Originally Posted by rockhouse
I have no idea. Just getting into researching. My plan is to take advice of much more knowledgable and experienced reloaders and experiment with what works best for my rifles. I plan to reload both plinking and match rounds, both for the same rifle until I can build another rifle and have dedicated plinking and match rifles.
You are doing the right thing, finding out as much about your endeavor before wasting money and time, getting it right the first time.
Load them both the exact same when you start. Same brass, powder, primers, bullets, to the same specs. Use the loading data and trim lengths and overall load lengths as listed in your reloading manual.
As you begin working your loads, experiment with different powders and bullets. Always follow the loading data in that book. NO THERE IS NOT a separate listing for 5.56 round in most loading books.
As you progress and begin to learn what to look out for in performance and pressure signs, you will better be able to increase your loading pressures, powder charges, for your weapon into the realm of the normal 5.56 loads. But only if your weapon is marked as being a 5.56 chambering.
Things to remember:
A) Always full length size new or new to you brass (unless being fired only in one bolt action rifle, always full length size.) Trim to length also. This is a good thing to do each loading.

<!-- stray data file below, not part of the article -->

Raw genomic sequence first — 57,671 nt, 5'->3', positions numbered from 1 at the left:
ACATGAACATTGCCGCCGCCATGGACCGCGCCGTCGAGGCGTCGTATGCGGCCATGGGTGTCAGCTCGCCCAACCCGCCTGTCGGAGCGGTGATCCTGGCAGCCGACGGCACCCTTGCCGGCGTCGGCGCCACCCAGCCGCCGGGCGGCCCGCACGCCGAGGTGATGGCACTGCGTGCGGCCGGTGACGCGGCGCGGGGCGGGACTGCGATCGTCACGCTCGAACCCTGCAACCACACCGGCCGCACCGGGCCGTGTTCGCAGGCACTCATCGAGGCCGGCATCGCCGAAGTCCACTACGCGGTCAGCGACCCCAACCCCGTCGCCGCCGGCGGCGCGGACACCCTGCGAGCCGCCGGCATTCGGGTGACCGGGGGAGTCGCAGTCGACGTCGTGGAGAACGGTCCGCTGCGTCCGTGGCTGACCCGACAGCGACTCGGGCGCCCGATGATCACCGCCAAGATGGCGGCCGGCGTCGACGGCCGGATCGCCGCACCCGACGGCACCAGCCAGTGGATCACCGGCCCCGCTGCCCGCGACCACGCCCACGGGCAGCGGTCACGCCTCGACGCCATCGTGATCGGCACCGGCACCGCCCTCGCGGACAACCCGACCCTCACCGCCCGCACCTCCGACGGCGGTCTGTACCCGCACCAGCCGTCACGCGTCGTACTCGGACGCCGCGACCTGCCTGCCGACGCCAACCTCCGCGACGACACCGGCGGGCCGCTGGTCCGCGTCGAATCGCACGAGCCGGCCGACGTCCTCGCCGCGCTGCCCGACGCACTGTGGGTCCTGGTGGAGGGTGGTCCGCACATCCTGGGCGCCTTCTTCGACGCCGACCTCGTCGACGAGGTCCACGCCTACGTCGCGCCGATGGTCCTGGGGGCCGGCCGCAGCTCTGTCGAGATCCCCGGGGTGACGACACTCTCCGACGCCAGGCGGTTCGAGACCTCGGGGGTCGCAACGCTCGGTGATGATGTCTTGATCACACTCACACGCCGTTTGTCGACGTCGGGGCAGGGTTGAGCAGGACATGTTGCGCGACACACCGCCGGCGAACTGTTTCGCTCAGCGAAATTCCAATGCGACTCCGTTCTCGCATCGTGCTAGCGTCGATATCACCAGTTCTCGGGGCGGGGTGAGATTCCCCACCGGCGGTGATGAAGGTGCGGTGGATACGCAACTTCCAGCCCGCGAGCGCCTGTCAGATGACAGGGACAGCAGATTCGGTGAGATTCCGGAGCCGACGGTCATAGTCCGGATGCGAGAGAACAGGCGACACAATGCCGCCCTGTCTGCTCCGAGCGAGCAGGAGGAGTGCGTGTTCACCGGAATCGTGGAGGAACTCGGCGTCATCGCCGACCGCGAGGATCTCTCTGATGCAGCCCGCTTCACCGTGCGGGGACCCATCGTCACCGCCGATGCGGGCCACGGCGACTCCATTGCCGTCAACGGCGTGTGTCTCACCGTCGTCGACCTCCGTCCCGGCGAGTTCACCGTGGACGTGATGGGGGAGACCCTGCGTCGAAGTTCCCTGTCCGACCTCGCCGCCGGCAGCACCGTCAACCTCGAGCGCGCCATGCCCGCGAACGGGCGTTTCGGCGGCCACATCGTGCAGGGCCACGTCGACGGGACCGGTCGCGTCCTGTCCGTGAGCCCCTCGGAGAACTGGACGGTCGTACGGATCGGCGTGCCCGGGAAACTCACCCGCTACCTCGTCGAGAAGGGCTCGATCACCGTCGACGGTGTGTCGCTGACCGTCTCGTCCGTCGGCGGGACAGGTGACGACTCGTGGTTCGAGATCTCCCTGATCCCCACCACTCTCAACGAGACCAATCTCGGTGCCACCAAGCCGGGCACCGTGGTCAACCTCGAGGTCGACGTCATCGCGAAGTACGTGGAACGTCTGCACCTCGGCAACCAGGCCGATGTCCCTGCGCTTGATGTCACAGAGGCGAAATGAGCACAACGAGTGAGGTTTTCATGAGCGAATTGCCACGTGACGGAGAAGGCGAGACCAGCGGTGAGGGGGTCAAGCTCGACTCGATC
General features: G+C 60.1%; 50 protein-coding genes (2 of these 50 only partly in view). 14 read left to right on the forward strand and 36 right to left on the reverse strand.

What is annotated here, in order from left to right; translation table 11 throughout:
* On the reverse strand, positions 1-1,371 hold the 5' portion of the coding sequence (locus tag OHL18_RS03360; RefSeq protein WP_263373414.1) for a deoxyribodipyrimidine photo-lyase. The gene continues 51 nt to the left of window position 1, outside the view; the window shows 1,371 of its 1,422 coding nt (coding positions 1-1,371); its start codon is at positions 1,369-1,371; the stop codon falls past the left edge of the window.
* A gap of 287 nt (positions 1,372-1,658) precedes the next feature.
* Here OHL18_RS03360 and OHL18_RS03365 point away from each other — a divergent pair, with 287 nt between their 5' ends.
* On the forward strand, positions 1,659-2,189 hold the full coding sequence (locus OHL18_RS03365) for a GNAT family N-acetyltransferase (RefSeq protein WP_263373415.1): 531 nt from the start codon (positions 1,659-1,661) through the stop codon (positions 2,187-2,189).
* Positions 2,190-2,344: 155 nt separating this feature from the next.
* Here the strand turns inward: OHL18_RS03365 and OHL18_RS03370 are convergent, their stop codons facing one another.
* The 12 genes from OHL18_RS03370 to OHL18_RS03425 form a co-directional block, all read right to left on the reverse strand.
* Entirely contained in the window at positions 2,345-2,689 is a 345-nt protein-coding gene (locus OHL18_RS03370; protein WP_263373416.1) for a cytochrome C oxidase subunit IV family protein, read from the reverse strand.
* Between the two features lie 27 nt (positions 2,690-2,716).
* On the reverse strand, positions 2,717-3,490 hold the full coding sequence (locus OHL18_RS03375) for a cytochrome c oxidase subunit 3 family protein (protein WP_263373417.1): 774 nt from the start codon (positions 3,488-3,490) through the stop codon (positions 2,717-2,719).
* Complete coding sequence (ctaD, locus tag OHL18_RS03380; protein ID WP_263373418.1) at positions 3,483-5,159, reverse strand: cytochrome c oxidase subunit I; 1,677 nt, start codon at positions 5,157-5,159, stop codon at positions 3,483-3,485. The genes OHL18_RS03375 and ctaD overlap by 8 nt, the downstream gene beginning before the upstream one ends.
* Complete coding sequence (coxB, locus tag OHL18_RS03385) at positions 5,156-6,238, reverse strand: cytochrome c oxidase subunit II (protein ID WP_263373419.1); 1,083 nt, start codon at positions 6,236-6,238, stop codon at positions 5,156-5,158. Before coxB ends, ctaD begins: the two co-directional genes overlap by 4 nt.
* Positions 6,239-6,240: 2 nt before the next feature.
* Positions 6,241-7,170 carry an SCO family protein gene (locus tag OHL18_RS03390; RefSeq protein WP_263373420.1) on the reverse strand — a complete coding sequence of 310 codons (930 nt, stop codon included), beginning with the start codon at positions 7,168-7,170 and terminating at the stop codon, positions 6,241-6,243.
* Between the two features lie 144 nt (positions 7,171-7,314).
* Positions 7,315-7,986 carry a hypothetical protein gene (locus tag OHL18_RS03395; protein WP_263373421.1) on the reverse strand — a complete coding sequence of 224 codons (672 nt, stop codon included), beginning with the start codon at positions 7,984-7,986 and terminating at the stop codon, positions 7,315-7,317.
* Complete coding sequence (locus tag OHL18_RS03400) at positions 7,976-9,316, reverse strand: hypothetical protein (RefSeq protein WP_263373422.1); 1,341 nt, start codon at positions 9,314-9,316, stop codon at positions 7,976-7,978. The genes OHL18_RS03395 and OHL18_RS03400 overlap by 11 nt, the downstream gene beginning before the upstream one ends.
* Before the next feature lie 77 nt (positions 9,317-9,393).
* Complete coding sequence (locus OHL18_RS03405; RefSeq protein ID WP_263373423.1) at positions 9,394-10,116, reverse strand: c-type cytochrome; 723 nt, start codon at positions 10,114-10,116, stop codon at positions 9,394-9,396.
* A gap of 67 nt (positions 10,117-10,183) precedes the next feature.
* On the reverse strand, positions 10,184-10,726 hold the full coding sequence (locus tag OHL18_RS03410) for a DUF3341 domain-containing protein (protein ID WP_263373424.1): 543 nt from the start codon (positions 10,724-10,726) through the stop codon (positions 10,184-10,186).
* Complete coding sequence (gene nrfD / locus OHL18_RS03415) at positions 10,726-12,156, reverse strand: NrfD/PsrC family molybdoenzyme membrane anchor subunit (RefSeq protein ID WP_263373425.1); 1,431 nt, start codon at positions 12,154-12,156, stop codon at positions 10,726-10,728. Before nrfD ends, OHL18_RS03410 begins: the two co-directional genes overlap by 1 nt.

B) Always begin with the suggested starting loading. Only move up after you have determined it to be safe.
C) Sort your brass. Thicker, heaver brass is made by different manufacturers. These differences can and will make pressure differences in your loads.
D) The change of components will make a difference in pressures.
E) Consistency is the rule for safety and accuracy.
F) Unless you have access to a Crono, you will be hard pressed to tell a book spec 223 loading from a 5.56 loading. Unless you have a true need and have learned where the safe limits are, high velocity loads are not worth the time.
G) Load to find that special loading that meets your needs with your weapon. A combination of function, accuracy, energy and cost is your true goal.
Loading is fun, produces better ammunition, tailors that ammunition for your weapon and gives you a better understanding of your weapon and its loading capabilities. Loading will not save you money. It becomes addictive and you will only want to shoot more and more.
All ways error on the side of safety.